“After he fired that shot what did you do?” Assistant State Attorney Melissa Clark asked him.
“Kept my hand on the gun.”
Anderson had been at the nearby bowling alley earlier with his girlfriend, where tensions began. The couple and friends then went to Smiles. Anderson attacked 27-year-old Brittany Cartier–not his girlfriend–unprovoked as she sat at the bar, grabbing her neck, with a gun in his other hand, then violently pulling her from her seat in a headlock before Ghiloni jumped over the bar and with other patrons wrestled Anderson away from the woman and against a wall.
Several people briefly gathered around as Ghiloni and another man continued to struggle, taking him down. He freed himself and fired the gun several more times before running out. Ghiloni and others were still in the bar when he fired more rounds. Six 9mm shell casings were found in the bar.
When Clark asked Ghiloni what sort of sentence he thought should be imposed, Ghiloni said: “I believe that that decision is entirely up to the court and you guys, for sure.”
“I would like to apologize to David especially. I’ve known him, I consider him a friend,” Anderson told the court.
“So you basically terrorized people that you knew,” Delgado told him.
“Yes,” Anderson said.
Delgado had also filed 10 character-witness letters on behalf of Anderson, along with a confidential medical report intended to mitigate the sentence.
“There’s an army of people in the courtroom that are here to speak on Mr. Anderson’s behalf,” Delgado told Perkins.
Some wanted to add to their letter by addressing the court in person, describing a man entirely different from the violent man at Smiles, though not with a recurring theme: alcohol had undone Anderson to such a point that his family opted to leave him in jail since last November so he could sober up. (He was held initially on $542,000 bond, later reduced to $225,000.)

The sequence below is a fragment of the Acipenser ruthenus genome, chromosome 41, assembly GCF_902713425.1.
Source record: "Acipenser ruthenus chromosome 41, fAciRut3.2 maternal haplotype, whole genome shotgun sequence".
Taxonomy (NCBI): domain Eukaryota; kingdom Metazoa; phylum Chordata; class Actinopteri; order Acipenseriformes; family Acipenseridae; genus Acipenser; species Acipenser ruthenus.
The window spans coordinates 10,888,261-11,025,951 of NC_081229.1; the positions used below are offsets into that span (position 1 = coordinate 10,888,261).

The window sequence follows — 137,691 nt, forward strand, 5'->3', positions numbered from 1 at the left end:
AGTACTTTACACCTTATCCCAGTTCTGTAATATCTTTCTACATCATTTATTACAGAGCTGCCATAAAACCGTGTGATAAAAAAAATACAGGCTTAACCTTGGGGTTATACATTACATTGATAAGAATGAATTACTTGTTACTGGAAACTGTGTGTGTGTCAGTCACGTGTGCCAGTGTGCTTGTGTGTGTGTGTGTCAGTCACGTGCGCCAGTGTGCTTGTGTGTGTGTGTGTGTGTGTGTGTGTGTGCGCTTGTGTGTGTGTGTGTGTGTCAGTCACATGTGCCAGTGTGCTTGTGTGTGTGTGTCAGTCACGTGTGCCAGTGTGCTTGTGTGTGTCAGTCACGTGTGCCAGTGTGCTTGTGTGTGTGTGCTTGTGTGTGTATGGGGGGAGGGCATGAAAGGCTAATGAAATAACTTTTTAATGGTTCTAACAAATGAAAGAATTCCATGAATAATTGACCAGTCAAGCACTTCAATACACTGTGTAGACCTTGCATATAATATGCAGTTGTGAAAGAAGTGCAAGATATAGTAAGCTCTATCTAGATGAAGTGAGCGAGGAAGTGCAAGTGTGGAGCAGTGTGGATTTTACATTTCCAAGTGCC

Ronald Steadman, a friend of 11 years who considers him as close as a brother, said Anderson “has a good heart,” and that he knew “for a fact that what was done that night is not him. It is not. He is a good man, a father. He was going to be the best man at my wedding.” Steadman was at the bar that night, but had left before the incident. He said he had himself been sober two years. “I can speak for myself that I’ve had a lot of bad things happen in my life due to alcohol,” he said, speaking to the benefits that treatment could accomplish for Anderson.
Kyle Anderson, Connor’s younger brother, also spoke, and described a profound change Connor experienced after he went to the military. He had also suffered what Delgado described as “a traumatic brain injury” from a vehicle crash. “Alcohol was a way out,” his brother said. (Delgado described the crash as a DUI–driving under the influence. It led to Anderson’s discharge from the military.)
“He loves his daughters, he loves his family,” his brother said, his voice breaking.
Tara Smith, his older sister by 21 years, had traveled from Virginia for the sentencing. She was already crying when she walked up to the lectern. “It just hardened him, it changed his whole thought process,” she said of Anderson’s time in the military, with “recklessness” setting in after his vehicle crash. “He didn’t think the way he should think,” she said, before describing the Smiles incident as a “horrible, horrible mistake.”
Joseph Merrill, the owner of a local construction company that employed Anderson for four years, told the court he was willing to keep the job open for a man considered to have been “an excellent employee” as a diesel mechanic who world in the company shop and carried out anything that was asked.
Disclosure: Aaron Delgado is a member of FlaglerLive’s Board of Directors. There was no contact or mention of this case at any point in its evolution, including today, between Delgado and FlaglerLive.